The idea for the conference came from King Abdullah of Saudi Arabia, which is somewhat strange given his nation does not afford religious freedom to all people living in the realm. Human Rights Watch urged participants to push King Abdullah to deal with his own nation as well as helping other countries of the world attain religious tolerance.

Is Turkey Dream Of EU Entry Fading?

The Turkish government is extremely anxious to have its nation enter the European Union which would allow free flow of goods and people throughout the union. However, the EU enlargement committee has raised several questions concerning the extent of democracy within Turkey. A recent report pinpointed the continuing large role of the nation’s military in civilian issues, the slow progress on many human rights issues, and failure to protect intellectual property. There was an original strong feeling within the EU to accept Turkey, but conflicts about women rights in the nation, failure to deal with concerns of its Kurdish minority and the presence of a military which regards itself as protecting Turkey against extreme religious factions are continually cited by EU investigators into the application process.

The European Union wants more progress in the area of human rights, curbing of the Constitutional Court power which frequently over rides actions of parliament, and the need to finally resolve problems on divided Cyprus.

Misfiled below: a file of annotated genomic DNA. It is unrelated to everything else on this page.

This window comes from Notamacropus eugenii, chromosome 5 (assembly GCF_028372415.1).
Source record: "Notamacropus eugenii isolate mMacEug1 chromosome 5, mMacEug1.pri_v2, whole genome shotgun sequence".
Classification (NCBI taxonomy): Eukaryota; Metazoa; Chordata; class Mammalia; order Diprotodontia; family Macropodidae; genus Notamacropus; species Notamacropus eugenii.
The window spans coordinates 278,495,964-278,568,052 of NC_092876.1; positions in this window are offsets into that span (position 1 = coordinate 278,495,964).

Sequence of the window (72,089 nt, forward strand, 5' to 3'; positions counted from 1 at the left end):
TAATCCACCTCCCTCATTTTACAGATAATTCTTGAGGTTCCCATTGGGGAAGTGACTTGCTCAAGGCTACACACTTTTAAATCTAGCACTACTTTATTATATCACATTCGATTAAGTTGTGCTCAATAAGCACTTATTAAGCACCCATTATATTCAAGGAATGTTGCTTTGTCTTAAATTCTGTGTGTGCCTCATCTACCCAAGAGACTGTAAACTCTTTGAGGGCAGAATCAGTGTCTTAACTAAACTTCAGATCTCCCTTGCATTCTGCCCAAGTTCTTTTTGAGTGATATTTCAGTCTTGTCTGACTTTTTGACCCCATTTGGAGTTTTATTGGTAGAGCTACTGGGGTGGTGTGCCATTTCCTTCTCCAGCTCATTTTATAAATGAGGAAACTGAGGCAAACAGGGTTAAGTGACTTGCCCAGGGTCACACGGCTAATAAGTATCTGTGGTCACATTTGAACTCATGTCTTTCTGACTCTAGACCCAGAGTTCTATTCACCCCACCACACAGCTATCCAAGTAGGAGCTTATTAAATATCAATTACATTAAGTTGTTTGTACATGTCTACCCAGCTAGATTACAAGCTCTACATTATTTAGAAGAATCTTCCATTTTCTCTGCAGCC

Hero Or Criminal?-China And EU Disagree!

The European Union human rights award to Chinese dissident, Hu Jia, has aroused fury in the Chinese government which denounced the award as “gross interference in China’s domestic affairs.” Chinese officials said they had warned the European Union that giving such recognition to Hu Jia was a deliberate insult since in their eyes he is simply a “criminal.” American State Department spokesperson, Gordon Duguid, said his government is “deeply concerned about the imprisonment of human rights activist, Hu Jia, and have pressed the Chinese authorities for his immediate release on many occasions and at the highest level.” There is hope that recognition by Europe of Hu Jia’s work for human rights would demonstrate to Chinese authorities the man they term a “criminal” is viewed as a hero in the rest of the world.

Unfortunately, in so many of these cases, Chinese officials fear being viewed as “giving into pressure” and will wait for several months if they decide to release Hu Jia. The issue of “face” still remains among the most important to many nations in the world.

Serbia Lags In Protection Of Human Rights

Thomas Hammarberg, Commissioner for Human Rights of the Council of Europe told the Serbian newspaper, B-92, he was disappointed in the lack of progress within its country in dealing with issues of freedom of speech, discrimination against minorities, a corrupt and brutal police system and a judiciary system that does not meet standards of honesty and effectiveness. He was particularly upset at the prevalence of intolerance and hate speech that is heard too often in public places like the media.

He said Serbia has a cluster of human rights problems which certainly could be helped if the court system was more honest and the police less brutal. He stated bluntly,”it is necessary to review the functioning of the entire justice system.” He told the Serbian government of the displeasure on the part of the European Union to a prison system that is over-crowded and poorly run. Of course, until Serbia resolves its issues with Kosovo, there will be fertile ground for nationalist extremists to preach hate toward minorities.